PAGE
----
Osteoporosis is a condition that causes a person’s bones to become weak and prone to breaks. Without prevention measures or treatment, osteoporosis can progress, and it is likely you will not know you have the condition until you break a bone.
Osteoporosis can affect anyone of any age, although it seems to be more common in women older than age 50. Fortunately, there is a lot you can do to potentially prevent osteoporosis and strengthen your bones.
Here are eight ways you can work to reduce your risk of developing osteoporosis and protect your bone health with general osteoporosis prevention strategies.
Exercise is important for preventing osteoporosis. In fact, this is one of the best ways to make your bones stronger.
The best exercises for preventing osteoporosis are weight-bearing ones, including walking, hiking, jogging, climbing steps and dancing.
A second type of exercise that can prevent osteoporosis is resistance exercise. This type of exercise includes activities that build muscle mass and promote bone strength, including weightlifting.
Exercise offers the additional benefit of increasing coordination, improving balance and leading to overall improved health.
If you are elderly, already have osteoporosis, have heart or lung disease, or if you have not exercised throughout adulthood, talk to your doctor before starting any new exercise program.
2. Get Enough Calcium and Vitamin D
You need calcium for building bone strength, but, like most Americans, you are probably not getting the required daily amount.
Vitamin D is also important for protecting bones, and your body needs it to absorb calcium. Most people can get enough vitamin D from sunlight, eating vitamin D-rich foods or by taking supplements.
When the body does not have enough calcium and vitamin D, your bones will break down and you will lose bone mass. Therefore, it is important to get enough calcium and vitamin D every day.
You can get calcium from:
- Low-fat and fat-free dairy.
- Calcium fortified juices and foods — cereal, tofu, soy milk, etc.
- Sardines and salmon with bones.
- Dark, leafy green vegetables, including kale and broccoli.
You need vitamin D to help your body absorb calcium, but not many foods contain vitamin D. However, you can get it from:
- Fatty fish — salmon, tuna, or mackerel.
- Egg yolks.
- Vitamin D fortified foods — milk, cereal or juice.
You can also get vitamin D from sunlight. You can do this by spending some time outdoors every day, but do not overdo it; too much sun increases the risk of developing skin cancer.
If you think you are not getting enough calcium or vitamin D, ask your doctor if you need supplements.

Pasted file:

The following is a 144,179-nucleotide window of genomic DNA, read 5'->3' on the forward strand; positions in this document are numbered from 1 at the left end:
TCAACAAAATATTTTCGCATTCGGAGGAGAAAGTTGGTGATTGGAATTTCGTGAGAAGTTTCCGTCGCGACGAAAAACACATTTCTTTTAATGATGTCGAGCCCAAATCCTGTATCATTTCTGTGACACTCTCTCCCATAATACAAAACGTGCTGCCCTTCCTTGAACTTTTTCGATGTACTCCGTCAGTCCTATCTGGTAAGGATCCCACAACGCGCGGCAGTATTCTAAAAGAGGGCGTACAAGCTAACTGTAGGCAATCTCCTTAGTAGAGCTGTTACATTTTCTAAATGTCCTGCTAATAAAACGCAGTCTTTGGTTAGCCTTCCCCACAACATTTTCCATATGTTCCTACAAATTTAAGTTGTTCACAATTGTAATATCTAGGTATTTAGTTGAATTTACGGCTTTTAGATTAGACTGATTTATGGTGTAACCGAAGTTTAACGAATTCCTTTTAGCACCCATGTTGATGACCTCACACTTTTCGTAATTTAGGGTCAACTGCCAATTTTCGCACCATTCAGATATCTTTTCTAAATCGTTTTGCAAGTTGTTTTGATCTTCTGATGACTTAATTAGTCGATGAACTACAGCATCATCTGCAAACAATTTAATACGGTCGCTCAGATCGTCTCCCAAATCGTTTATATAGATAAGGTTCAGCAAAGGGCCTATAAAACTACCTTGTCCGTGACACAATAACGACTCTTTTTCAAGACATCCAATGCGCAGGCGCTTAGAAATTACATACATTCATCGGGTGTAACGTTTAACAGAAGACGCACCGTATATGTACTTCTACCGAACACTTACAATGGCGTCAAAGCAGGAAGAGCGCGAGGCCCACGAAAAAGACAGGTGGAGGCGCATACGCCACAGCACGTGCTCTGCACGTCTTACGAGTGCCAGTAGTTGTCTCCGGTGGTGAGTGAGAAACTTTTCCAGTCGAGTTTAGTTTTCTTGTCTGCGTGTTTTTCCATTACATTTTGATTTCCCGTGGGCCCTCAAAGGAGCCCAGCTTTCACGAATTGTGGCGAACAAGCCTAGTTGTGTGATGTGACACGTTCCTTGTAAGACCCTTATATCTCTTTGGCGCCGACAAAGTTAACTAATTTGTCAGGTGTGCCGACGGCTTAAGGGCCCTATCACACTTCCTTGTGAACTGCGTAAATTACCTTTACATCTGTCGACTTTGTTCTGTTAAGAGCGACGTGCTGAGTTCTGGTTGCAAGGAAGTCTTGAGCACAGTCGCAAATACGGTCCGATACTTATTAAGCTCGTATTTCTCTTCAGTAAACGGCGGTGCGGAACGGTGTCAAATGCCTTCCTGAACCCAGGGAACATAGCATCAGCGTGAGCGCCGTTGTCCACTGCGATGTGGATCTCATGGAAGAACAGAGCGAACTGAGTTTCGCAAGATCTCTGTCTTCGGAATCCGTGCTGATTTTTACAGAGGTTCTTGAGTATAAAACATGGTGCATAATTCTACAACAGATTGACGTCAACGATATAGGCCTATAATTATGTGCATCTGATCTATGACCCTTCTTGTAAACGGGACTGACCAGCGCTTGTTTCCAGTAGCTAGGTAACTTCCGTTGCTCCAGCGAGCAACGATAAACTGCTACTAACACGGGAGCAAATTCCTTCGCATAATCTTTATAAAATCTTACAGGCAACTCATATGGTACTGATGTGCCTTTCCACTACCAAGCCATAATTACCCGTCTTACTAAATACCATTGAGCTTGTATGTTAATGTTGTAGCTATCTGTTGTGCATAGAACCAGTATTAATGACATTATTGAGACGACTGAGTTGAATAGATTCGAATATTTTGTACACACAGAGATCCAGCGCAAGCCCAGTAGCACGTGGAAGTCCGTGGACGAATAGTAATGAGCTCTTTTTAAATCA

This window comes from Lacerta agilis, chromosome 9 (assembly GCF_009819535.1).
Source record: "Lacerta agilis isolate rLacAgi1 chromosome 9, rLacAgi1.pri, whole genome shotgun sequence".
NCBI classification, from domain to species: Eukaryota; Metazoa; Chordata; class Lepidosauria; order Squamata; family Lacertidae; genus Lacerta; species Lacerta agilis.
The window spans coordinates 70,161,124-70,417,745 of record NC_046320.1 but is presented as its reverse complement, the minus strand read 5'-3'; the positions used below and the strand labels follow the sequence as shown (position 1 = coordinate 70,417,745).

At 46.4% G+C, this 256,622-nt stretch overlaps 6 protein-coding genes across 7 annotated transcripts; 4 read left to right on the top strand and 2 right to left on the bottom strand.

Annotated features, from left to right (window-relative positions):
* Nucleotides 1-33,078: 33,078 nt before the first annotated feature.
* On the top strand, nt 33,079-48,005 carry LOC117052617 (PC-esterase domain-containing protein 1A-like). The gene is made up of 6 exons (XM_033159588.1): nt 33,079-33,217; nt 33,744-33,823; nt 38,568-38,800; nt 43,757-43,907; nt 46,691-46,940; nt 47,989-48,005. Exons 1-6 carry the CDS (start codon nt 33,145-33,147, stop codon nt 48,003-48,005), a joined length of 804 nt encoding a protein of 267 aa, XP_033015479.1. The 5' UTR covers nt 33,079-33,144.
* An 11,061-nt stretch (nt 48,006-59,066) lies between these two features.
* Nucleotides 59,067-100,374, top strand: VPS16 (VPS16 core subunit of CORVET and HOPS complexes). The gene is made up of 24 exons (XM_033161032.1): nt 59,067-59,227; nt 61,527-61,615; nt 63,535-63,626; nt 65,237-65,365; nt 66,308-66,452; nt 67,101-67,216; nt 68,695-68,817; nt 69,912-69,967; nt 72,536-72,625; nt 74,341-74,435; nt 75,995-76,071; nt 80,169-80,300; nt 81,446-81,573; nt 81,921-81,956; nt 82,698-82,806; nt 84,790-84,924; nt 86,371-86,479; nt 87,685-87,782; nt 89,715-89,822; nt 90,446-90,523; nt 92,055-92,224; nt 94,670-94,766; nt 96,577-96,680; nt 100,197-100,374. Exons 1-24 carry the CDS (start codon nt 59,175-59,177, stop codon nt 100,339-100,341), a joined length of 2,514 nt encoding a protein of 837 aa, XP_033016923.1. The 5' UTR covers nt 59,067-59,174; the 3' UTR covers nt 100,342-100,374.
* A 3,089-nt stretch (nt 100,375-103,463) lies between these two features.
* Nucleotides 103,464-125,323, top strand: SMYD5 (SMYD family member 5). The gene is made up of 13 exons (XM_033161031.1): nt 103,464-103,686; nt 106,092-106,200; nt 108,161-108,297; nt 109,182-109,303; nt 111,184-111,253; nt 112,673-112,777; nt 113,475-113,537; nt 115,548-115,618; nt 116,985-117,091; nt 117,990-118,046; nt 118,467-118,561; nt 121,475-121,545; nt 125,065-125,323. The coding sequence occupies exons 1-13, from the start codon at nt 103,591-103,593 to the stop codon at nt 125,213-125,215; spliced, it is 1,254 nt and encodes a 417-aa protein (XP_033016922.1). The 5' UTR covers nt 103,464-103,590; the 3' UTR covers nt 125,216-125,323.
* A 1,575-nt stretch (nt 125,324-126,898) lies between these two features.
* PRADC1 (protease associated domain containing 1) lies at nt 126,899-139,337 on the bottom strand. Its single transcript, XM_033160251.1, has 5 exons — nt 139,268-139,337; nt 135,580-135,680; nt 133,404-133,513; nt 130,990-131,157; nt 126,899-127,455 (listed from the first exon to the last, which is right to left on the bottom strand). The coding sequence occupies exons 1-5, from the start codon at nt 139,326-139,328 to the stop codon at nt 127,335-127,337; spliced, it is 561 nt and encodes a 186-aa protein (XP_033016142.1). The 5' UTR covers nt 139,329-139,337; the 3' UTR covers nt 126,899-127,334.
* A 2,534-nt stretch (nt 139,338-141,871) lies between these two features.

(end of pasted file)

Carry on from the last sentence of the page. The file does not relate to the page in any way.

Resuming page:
The food you eat affects your bones. While there is not a specific diet for osteoporosis, your best bet is to eat a diet low in sodium, rich in fresh fruits and vegetables and minimal processed (refined) grains.
Include foods rich in calcium and vitamin D in your diet and ask your doctor about supplements if needed. Be sure to limit the amount of caffeine, sugar and carbonated drinks you are consuming.
4. Reduce Alcohol Intake
Alcohol has a negative effect on bone health. Researchers think it interferes with the balance of calcium and the absorption of vitamin D.
Heavy drinking can also contribute to hormone deficiencies. Deficiencies of hormones — most often thyroid, estrogen and testosterone — affect the bone remodeling process and reduce bone mass.
5. Quit Smoking
Smoking is an identified risk factor for osteoporosis. Quitting is necessary for your overall health, including your bone health.
6. Review Medication
Some medications — when used for long periods — can cause bone loss and make bones weak. This includes corticosteroids — medications that treat conditions such as arthritis, asthma and lupus.
If you are taking medications that are known for causing bone loss, you doctor will likely have you on the lowest possible dose for the shortest amount of time.
7. Early Screening
Bone density testing looks at a small part of one or more bones to see how strong they are and to diagnose or rule out osteoporosis.
The most common test used is called a dual-energy x-ray absorptiometry (DEXA) scan. This test uses a small amount of radiation to measure bone density.
The U.S. Preventive Services Task Force recommends women 65 and older and younger women who have a higher than normal chance of bone fracture should ask their doctors about screening for osteoporosis. Your doctor is in the best position to decide whether a DEXA scan is right for you.
8. Medications to Make Bones Stronger
There are medications that can help you maintain and build bones. The most common type is a bisphosphonate, either taken as a pill by mouth, as an injection, or as an infusion treatment.
These medications can strengthen bones by helping them retain calcium. Doctors usually prescribe them for people who have a high risk for osteoporosis and fractures.
Ask your doctor if osteoporosis prevention medications can help you.
Osteoporosis can be prevented in most people. Prevention is important because there is no cure for the condition.
You can reduce your risk by managing the lifestyle factors associated with the condition. If you suspect you are at high risk, ask your doctor about medications that make bones stronger and early screening.